Are DC streets too dangerous for pedestrians and cyclists?
After the tragic death of a cyclist and cycling advocate, the most recent case of a fatality involving DC drivers and pedestrians or cyclists, cycling advocates held a protest rally to demand safer streets here in the District.
Let's face it, DC streets are crowded with cars, trucks, deliveries, buses, bikes, pedestrians, and now, scooters. Is there a safe way to travel on the streets of DC anymore? The city has installed dedicated bike lanes in many places, and now prohibits right turn on red lights after a stop - both measures designed to keep people safe on the roads.
But no safety measure will stop the real cause of traffic fatalities and accidents - reckless driving. Too many cars and trucks are speeding, weaving in and out of traffic and running red lights. It's those violations of the Rules of the Road that are the cause of most serious accidents. And yes, cyclists and pedestrians are guilty of this as well - not obeying the traffic signals, walking or biking through traffic, crossing against the light and rolling through stop signs.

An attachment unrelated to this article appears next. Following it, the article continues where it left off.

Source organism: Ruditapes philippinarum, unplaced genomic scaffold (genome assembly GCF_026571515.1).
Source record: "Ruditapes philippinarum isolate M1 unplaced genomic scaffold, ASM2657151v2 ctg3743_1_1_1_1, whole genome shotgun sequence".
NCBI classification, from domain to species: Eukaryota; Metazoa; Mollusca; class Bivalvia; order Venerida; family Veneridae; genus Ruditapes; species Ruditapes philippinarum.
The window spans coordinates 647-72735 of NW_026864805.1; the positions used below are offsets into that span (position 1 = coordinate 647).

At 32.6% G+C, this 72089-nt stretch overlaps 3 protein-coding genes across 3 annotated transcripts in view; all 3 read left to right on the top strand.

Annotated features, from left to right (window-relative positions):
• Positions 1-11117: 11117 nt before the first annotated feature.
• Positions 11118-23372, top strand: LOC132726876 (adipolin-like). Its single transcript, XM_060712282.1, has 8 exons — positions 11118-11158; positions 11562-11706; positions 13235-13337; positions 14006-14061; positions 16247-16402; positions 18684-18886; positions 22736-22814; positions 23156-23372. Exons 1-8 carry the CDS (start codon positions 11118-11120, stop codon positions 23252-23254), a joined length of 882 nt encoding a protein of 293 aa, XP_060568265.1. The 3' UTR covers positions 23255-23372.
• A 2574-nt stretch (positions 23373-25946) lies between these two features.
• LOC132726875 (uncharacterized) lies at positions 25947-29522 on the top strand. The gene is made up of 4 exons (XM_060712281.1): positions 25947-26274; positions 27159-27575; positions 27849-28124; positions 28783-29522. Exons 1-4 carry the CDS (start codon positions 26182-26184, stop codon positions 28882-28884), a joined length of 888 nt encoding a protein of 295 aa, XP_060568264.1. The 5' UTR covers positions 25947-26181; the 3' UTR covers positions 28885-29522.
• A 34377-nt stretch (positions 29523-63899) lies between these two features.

Anyone can make a mistake, but we are seeing a lot of deliberate choices to break the rules of the road - and some people are paying for this with their lives, or with life threatening injuries after being hit by a car.
Is it up to the city to make the roads safer? Not really - it's up to all of us to slow down, look, stop at red lights and stop signs, get off our phones - all of the things you learned in driver's ed are still true.
If you're reading this because you were in a serious accident that wasn't your fault and you're wondering what to do next, or worried you could make a big mistake and get taken advantage of by the insurance company, order a copy of The Ultimate Guide to Accident Cases in the DMV today - its free and there is no obligation. Or if you're ready to talk about what you need to do after a serious injury, we'd love to talk to you and give you specific info that should help.
So just call us at (202) 393 - 3320.